Amish value work for the social aspect of it, and also in teaching children a strong work ethic. Amish do appreciate some tools that help them get things done faster, but with too many unnecessary labor-saving devices, Amish feel that they would be depriving their children of the character-building aspects of manual labor.
How do Amish keep their food cold?
Amish cool food in a variety of ways, but most commonly through the use of gas-powered refrigerators. These may be specially made or adapted from standard refrigerators.
More conservative Amish may rely on an old-fashioned icebox. They may receive a delivery of ice, or in some cases, cut it from frozen ponds in winter. Amish also use coolers to preserve products they are selling from the heat, such as pies and cakes, and also to carry lunch, for example children going to school or day laborers to the jobsite.
Electricity is used in some businesses
Some Amish do in fact use electricity in their businesses. The owner of a market stand business may make use of the electrical capacity provided in the stand. The use of electricity in this case is allowed as the stand itself is not owned by the Amish person, only rented by him.
Other Amish may generate electricity for various devices as described above, by making use of a generator and inverter. In addition to electricity, many Amish make use of both hydraulic (oil) and pneumatic (air) forms of power, referred to as “Amish electricity” (see Kraybill, The Riddle of Amish Culture, pp. 208-210). A diesel engine will be used to drive these devices.
Amish may operate air hammers or a variety of tools using these means of power. Some Amish may have electric forms of lighting installed in shops, especially if working with flammable chemicals (ie, furniture finishing). Generally, Amish allow a greater degree of technology in places of business than in the home or schoolhouse.
Some more conservative Amish, such as Swartzentruber Amish, will not permit these means of powering equipment, however. In such cases they may rely on a line shaft attached to a number of belts which drive various pieces of equipment in a shop.
Electricity while also be used to varying degrees on the farm, as in powering welders or electric fences to confine livestock. Gas engines are also used to power lawnmowers or weed whackers in some Amish church districts, though they would be off-limits in others.
Amish also need lighting while traveling by carriage. While kerosene lantern lighting was used for a while in the early 20th century, some Amish in fact adopted electric lighting on buggies as early as the 1920s and into the 1930s, when its usage became widespread in Lancaster County (Riddle, Kraybill, p. 77-78).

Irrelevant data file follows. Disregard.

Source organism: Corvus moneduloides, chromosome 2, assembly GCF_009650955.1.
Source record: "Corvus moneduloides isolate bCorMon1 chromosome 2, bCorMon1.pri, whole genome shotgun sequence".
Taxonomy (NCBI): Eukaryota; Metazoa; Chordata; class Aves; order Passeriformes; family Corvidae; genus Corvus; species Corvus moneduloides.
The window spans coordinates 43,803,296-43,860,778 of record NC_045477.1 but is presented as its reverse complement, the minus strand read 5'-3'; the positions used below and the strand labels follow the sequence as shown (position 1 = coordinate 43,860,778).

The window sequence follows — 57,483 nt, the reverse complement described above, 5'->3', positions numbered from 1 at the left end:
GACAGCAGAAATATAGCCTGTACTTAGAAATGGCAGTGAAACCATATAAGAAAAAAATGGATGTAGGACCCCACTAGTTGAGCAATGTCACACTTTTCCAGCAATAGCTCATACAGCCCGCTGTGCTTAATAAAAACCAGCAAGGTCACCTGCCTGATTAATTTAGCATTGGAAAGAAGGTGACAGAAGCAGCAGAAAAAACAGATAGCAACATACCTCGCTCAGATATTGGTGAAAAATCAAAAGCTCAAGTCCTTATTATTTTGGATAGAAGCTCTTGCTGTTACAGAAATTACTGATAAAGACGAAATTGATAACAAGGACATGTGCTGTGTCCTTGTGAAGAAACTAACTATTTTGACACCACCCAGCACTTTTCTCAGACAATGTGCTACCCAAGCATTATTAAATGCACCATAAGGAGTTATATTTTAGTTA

Electric lighting is widespread today, with some buggies sporting fairly elaborate turn signals and even strobe flashing lights, all designed to get the attention of motorists and prevent accidents.
However, some of the more conservative Amish, such as the Nebraska Amish and Swartzentruber Amish groups, forgo electric lighting in favor of one or two kerosene lamps hung on the sides of the carriage.
Yet most Amish, being safety conscious, take advantage of electric lighting and attempt to make their buggies as visible as possible. They are powered by an onboard battery, that may be located in the buggy itself, or in a newer innovation, hung below the chassis in order to prevent battery acid spilling inside the carriage in the event of an accident. Recently, an Amishman even developed an alternator to help keep the on-board buggy battery charged and prevent loss of lighting on roads at night.
Amish use electricity selectively
The Amish are not against use of electric power and acknowledge its usefulness. They seek to remain off the public grid in order to prevent worldly influences from entering the home, and as a symbolic means of remaining separate from the world.
At the same time, they see value in limited use of electric power, and thus generate it by various means, making use of diesel generators, batteries, inverters, and solar panels, among other technologies. Amish use of electricity is another example of the measured Amish approach to technology, one that acknowledges practical needs while maintaining caution in adopting the innovations of the dominant society.
For further information, see:
The Riddle of Amish Culture, Donald B. Kraybill
Living Without Electricity, Stephen E. Scott and Kenneth Pellman